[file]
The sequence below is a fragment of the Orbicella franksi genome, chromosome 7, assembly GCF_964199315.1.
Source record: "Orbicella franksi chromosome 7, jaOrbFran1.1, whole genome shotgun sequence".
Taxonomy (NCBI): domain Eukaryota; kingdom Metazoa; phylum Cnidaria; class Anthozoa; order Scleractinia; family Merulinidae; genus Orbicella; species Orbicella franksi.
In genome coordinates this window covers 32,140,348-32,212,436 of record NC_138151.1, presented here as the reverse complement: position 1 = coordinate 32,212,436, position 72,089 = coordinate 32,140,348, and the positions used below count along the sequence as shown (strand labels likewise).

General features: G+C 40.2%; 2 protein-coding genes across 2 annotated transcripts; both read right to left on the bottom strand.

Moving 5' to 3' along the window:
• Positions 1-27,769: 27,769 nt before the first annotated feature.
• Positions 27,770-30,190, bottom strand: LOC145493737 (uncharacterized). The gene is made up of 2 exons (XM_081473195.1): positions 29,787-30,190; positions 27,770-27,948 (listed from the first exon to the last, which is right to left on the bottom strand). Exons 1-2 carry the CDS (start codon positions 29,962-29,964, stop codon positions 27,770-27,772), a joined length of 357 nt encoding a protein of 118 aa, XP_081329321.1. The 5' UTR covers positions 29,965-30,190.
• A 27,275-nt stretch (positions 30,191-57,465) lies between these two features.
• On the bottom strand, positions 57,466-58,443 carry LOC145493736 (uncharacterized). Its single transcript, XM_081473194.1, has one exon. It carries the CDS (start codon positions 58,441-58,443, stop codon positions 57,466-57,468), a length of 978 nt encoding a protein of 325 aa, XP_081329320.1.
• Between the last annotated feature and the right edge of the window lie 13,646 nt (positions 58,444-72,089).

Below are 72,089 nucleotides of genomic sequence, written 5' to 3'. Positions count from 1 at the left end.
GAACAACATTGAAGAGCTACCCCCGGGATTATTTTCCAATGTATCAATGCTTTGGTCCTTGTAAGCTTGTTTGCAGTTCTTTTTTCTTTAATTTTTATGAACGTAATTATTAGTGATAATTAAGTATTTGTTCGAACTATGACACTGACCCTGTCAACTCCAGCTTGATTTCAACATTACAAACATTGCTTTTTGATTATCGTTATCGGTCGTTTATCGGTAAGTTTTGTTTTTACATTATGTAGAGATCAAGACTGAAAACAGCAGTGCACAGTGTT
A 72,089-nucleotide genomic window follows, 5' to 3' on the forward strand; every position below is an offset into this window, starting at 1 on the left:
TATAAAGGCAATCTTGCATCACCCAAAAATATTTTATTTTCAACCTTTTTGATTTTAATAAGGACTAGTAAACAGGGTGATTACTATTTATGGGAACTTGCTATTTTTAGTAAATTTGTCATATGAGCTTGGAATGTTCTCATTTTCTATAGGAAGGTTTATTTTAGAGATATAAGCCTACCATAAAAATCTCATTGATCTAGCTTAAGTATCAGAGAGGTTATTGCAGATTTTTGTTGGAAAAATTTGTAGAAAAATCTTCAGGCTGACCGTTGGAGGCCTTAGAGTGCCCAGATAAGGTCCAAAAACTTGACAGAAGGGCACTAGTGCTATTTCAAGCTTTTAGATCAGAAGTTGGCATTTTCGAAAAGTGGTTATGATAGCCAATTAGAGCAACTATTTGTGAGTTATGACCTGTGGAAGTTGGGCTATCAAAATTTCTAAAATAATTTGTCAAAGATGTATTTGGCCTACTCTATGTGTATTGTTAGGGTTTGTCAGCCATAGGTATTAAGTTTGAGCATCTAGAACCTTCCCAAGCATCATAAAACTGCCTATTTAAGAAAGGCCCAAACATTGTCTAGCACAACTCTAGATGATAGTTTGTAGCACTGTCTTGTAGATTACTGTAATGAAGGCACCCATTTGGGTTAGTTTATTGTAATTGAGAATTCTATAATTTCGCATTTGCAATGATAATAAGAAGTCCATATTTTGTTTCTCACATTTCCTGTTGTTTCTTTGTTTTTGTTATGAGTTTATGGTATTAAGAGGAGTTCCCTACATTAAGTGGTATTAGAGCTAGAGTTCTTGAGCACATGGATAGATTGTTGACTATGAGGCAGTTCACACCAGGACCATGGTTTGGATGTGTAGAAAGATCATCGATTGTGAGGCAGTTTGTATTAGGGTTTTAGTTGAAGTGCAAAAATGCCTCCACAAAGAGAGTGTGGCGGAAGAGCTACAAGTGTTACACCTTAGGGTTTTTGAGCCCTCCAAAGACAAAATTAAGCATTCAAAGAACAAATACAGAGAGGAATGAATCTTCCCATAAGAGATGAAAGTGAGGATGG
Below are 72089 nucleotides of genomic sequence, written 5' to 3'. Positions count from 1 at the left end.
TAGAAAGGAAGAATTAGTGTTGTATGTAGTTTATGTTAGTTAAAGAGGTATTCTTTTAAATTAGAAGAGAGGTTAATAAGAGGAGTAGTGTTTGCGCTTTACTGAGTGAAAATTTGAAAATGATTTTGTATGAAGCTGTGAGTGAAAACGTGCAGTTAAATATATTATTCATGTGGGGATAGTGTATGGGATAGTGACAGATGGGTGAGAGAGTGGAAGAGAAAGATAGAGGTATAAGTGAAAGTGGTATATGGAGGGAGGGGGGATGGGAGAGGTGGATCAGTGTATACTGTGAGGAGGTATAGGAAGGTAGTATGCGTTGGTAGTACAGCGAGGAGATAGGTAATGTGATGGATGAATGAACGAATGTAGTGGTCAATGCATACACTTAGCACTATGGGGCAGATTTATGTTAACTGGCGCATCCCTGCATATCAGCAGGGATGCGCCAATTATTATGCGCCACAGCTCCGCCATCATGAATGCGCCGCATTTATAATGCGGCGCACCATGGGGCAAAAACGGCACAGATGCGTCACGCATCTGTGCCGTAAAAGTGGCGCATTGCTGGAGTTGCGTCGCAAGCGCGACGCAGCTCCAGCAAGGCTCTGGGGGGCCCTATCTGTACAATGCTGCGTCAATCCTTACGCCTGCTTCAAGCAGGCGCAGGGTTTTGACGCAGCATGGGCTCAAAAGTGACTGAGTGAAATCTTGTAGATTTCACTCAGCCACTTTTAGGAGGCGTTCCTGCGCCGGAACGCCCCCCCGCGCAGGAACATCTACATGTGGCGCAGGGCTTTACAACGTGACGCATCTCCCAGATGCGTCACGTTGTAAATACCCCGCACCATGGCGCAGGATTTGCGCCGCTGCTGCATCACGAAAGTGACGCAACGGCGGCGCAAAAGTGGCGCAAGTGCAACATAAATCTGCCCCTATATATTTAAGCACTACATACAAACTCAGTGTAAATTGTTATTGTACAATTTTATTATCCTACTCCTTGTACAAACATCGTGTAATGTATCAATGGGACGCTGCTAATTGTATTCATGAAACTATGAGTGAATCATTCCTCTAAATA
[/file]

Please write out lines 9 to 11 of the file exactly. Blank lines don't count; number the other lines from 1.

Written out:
• A 27,275-nt stretch (positions 30,191-57,465) lies between these two features.
• On the bottom strand, positions 57,466-58,443 carry LOC145493736 (uncharacterized). Its single transcript, XM_081473194.1, has one exon. It carries the CDS (start codon positions 58,441-58,443, stop codon positions 57,466-57,468), a length of 978 nt encoding a protein of 325 aa, XP_081329320.1.
• Between the last annotated feature and the right edge of the window lie 13,646 nt (positions 58,444-72,089).